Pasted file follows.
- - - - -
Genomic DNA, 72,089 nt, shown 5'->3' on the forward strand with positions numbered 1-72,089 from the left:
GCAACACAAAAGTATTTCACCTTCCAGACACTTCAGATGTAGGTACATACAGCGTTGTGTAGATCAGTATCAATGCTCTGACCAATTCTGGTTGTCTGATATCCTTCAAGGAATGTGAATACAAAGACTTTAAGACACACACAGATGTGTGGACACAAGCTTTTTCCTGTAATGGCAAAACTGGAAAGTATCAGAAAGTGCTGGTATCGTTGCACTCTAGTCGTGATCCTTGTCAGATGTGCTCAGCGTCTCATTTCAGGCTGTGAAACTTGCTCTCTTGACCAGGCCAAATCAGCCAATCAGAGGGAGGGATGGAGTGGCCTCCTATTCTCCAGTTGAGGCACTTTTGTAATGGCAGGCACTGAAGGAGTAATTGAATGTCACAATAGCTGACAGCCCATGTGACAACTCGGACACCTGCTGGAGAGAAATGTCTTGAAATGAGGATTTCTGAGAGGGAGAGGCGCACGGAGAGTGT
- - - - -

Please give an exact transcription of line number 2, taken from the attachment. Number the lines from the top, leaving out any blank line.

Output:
GCAACACAAAAGTATTTCACCTTCCAGACACTTCAGATGTAGGTACATACAGCGTTGTGTAGATCAGTATCAATGCTCTGACCAATTCTGGTTGTCTGATATCCTTCAAGGAATGTGAATACAAAGACTTTAAGACACACACAGATGTGTGGACACAAGCTTTTTCCTGTAATGGCAAAACTGGAAAGTATCAGAAAGTGCTGGTATCGTTGCACTCTAGTCGTGATCCTTGTCAGATGTGCTCAGCGTCTCATTTCAGGCTGTGAAACTTGCTCTCTTGACCAGGCCAAATCAGCCAATCAGAGGGAGGGATGGAGTGGCCTCCTATTCTCCAGTTGAGGCACTTTTGTAATGGCAGGCACTGAAGGAGTAATTGAATGTCACAATAGCTGACAGCCCATGTGACAACTCGGACACCTGCTGGAGAGAAATGTCTTGAAATGAGGATTTCTGAGAGGGAGAGGCGCACGGAGAGTGT